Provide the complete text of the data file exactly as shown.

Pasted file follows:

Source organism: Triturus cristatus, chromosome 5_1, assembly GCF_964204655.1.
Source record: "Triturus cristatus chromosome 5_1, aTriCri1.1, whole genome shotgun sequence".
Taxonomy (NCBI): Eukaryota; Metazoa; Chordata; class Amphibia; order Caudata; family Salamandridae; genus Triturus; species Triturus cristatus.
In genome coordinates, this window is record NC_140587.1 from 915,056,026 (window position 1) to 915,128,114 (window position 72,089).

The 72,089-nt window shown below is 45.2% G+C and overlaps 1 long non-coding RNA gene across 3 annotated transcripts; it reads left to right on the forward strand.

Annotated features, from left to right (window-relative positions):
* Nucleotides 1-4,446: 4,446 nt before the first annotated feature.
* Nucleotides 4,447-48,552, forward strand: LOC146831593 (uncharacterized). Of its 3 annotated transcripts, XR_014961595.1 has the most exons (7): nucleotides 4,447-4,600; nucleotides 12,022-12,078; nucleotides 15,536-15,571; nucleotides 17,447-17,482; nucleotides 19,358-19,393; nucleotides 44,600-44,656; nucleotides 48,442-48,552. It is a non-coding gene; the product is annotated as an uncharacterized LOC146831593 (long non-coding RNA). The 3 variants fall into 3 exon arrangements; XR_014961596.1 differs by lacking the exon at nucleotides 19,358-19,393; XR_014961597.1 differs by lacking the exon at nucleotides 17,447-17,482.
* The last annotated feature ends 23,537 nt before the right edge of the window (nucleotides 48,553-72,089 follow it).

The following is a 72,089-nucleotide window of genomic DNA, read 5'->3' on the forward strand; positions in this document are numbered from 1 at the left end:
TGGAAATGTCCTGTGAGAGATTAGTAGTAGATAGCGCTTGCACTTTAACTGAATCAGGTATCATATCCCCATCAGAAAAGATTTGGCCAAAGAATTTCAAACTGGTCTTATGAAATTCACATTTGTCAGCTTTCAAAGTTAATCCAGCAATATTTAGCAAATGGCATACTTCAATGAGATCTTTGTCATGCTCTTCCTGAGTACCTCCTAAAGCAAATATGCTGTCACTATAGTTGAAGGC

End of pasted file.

Source organism: Triturus cristatus, chromosome 5_1, assembly GCF_964204655.1.
Source record: "Triturus cristatus chromosome 5_1, aTriCri1.1, whole genome shotgun sequence".
Taxonomy (NCBI): Eukaryota; Metazoa; Chordata; class Amphibia; order Caudata; family Salamandridae; genus Triturus; species Triturus cristatus.
In genome coordinates, this window is record NC_140587.1 from 915,056,026 (window position 1) to 915,128,114 (window position 72,089).

The 72,089-nt window shown below is 45.2% G+C and overlaps 1 long non-coding RNA gene across 3 annotated transcripts; it reads left to right on the forward strand.

Annotated features, from left to right (window-relative positions):
* Nucleotides 1-4,446: 4,446 nt before the first annotated feature.
* Nucleotides 4,447-48,552, forward strand: LOC146831593 (uncharacterized). Of its 3 annotated transcripts, XR_014961595.1 has the most exons (7): nucleotides 4,447-4,600; nucleotides 12,022-12,078; nucleotides 15,536-15,571; nucleotides 17,447-17,482; nucleotides 19,358-19,393; nucleotides 44,600-44,656; nucleotides 48,442-48,552. It is a non-coding gene; the product is annotated as an uncharacterized LOC146831593 (long non-coding RNA). The 3 variants fall into 3 exon arrangements; XR_014961596.1 differs by lacking the exon at nucleotides 19,358-19,393; XR_014961597.1 differs by lacking the exon at nucleotides 17,447-17,482.
* The last annotated feature ends 23,537 nt before the right edge of the window (nucleotides 48,553-72,089 follow it).

The following is a 72,089-nucleotide window of genomic DNA, read 5'->3' on the forward strand; positions in this document are numbered from 1 at the left end:
TGGAAATGTCCTGTGAGAGATTAGTAGTAGATAGCGCTTGCACTTTAACTGAATCAGGTATCATATCCCCATCAGAAAAGATTTGGCCAAAGAATTTCAAACTGGTCTTATGAAATTCACATTTGTCAGCTTTCAAAGTTAATCCAGCAATATTTAGCAAATGGCATACTTCAATGAGATCTTTGTCATGCTCTTCCTGAGTACCTCCTAAAGCAAATATGCTGTCACTATAGTTGAAGGC